Business Community Government

Gig Harbor Council approves regulations on short-term rentals

Posted on March 2nd, 2023 By:

Gig Harbor now has an ordinance governing short term rentals – those Airbnb and VRBO rooms-for-rent in homes and accessory units.

The Gig Harbor City Council voted 6-1 on Monday, Feb. 27, to adopt regulations on short-term rentals within city limits. Council member Jeni Woock was the lone vote against the ordinance.

Short-term rentals are available to vacationers or other visitors for fewer than 30 consecutive nights.

Permit and business licenses

The regulations require short-term rental operators to obtain a type 2 permit (the fee for which is $650) and to have Washington state and Gig Harbor businesses licenses. Property owners must also submit an affidavit saying they have followed the city’s rules on short-term rentals.

The ordinance allows only one short-term rental per applicant or homeowner. Limited liability corporations and other businesses can also own short-term rentals.

The ordinance permits short-term rentals in all city zones that already allow dwelling units.

The ordinance also requires city staff to track how many applicants seek short-term rental permits each month. The city will post those updates on its website.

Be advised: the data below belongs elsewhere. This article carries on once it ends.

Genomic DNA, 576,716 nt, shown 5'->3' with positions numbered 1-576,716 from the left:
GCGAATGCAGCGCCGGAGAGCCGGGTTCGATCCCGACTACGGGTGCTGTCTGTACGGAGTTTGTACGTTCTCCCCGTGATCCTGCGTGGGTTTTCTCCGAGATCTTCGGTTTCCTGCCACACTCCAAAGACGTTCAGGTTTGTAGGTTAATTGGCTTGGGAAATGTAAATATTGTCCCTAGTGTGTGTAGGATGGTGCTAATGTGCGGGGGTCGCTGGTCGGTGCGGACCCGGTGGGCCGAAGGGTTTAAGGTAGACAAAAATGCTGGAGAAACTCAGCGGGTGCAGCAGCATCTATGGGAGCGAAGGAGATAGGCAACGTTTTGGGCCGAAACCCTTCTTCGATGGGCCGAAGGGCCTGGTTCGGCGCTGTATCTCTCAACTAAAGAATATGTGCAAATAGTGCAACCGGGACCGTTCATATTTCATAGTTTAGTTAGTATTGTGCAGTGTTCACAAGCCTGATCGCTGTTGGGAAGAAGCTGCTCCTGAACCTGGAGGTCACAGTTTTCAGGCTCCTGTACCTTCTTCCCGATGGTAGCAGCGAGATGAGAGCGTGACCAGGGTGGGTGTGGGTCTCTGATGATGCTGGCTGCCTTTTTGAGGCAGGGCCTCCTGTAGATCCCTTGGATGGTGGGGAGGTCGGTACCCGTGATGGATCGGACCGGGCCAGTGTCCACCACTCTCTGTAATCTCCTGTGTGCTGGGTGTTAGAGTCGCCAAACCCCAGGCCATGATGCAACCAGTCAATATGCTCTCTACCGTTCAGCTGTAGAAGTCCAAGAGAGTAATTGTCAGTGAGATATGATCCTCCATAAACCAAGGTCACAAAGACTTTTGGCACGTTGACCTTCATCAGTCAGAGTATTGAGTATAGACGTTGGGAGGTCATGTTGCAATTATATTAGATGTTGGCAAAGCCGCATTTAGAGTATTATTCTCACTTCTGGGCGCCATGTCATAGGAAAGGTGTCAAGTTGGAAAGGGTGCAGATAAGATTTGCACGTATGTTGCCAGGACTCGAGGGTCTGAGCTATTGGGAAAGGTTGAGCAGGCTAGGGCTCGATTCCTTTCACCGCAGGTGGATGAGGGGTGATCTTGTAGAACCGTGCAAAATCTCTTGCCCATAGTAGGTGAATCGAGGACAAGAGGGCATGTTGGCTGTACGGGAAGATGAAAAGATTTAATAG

Ongoing monitoring

The council also directed city staff to hire a consultant to monitor and report on a number of issues, including:

  • How many short-term rentals are operating inside the city limits;
  • how much the city collects in lodging tax revenues from short-term rentals;
  • zones or neighborhoods that are impacted the most by short-term rentals;
  • compliance with the ordinance to assist the city’s code enforcement staff.

The ordinance culminates 18 months of study and discussion by city commissions, council members and staff.

Community Development Director Carl De Simas said the city held 22 public meetings on short-term rentals between Sept. 7, 2021, and Monday. The city took public comment at seven of the meetings, including the Feb. 13 city council meeting at which the ordinance was introduced.

The ordinance ends an 18-month moratorium on processing permit applications for short-term rentals.